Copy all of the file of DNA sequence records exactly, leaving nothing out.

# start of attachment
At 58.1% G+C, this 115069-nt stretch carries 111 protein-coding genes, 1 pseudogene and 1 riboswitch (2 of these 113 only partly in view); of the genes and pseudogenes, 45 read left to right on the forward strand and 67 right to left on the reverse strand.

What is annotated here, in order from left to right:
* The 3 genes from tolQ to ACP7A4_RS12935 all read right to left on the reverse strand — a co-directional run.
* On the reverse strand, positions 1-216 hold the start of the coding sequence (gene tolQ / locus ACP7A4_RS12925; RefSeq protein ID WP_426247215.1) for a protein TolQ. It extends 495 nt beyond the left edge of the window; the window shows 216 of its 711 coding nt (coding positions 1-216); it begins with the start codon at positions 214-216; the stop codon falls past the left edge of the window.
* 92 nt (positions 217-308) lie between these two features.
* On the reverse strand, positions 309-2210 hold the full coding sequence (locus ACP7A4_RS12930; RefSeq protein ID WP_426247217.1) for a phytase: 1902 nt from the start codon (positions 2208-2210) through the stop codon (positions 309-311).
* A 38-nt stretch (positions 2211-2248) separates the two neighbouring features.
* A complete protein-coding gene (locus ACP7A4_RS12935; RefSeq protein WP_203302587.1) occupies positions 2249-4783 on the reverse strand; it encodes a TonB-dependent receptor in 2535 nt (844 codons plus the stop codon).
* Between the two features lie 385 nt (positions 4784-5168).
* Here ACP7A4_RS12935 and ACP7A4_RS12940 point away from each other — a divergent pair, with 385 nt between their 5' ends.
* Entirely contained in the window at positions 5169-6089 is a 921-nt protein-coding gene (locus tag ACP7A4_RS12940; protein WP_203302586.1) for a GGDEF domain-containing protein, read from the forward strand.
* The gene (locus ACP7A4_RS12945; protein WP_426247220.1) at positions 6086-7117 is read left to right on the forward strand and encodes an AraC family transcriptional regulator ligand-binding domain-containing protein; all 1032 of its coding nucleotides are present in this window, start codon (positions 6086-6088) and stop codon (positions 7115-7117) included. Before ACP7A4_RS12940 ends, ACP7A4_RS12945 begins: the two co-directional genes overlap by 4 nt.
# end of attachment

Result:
At 58.1% G+C, this 115069-nt stretch carries 111 protein-coding genes, 1 pseudogene and 1 riboswitch (2 of these 113 only partly in view); of the genes and pseudogenes, 45 read left to right on the forward strand and 67 right to left on the reverse strand.

What is annotated here, in order from left to right:
* The 3 genes from tolQ to ACP7A4_RS12935 all read right to left on the reverse strand — a co-directional run.
* On the reverse strand, positions 1-216 hold the start of the coding sequence (gene tolQ / locus ACP7A4_RS12925; RefSeq protein ID WP_426247215.1) for a protein TolQ. It extends 495 nt beyond the left edge of the window; the window shows 216 of its 711 coding nt (coding positions 1-216); it begins with the start codon at positions 214-216; the stop codon falls past the left edge of the window.
* 92 nt (positions 217-308) lie between these two features.
* On the reverse strand, positions 309-2210 hold the full coding sequence (locus ACP7A4_RS12930; RefSeq protein ID WP_426247217.1) for a phytase: 1902 nt from the start codon (positions 2208-2210) through the stop codon (positions 309-311).
* A 38-nt stretch (positions 2211-2248) separates the two neighbouring features.
* A complete protein-coding gene (locus ACP7A4_RS12935; RefSeq protein WP_203302587.1) occupies positions 2249-4783 on the reverse strand; it encodes a TonB-dependent receptor in 2535 nt (844 codons plus the stop codon).
* Between the two features lie 385 nt (positions 4784-5168).
* Here ACP7A4_RS12935 and ACP7A4_RS12940 point away from each other — a divergent pair, with 385 nt between their 5' ends.
* Entirely contained in the window at positions 5169-6089 is a 921-nt protein-coding gene (locus tag ACP7A4_RS12940; protein WP_203302586.1) for a GGDEF domain-containing protein, read from the forward strand.
* The gene (locus ACP7A4_RS12945; protein WP_426247220.1) at positions 6086-7117 is read left to right on the forward strand and encodes an AraC family transcriptional regulator ligand-binding domain-containing protein; all 1032 of its coding nucleotides are present in this window, start codon (positions 6086-6088) and stop codon (positions 7115-7117) included. Before ACP7A4_RS12940 ends, ACP7A4_RS12945 begins: the two co-directional genes overlap by 4 nt.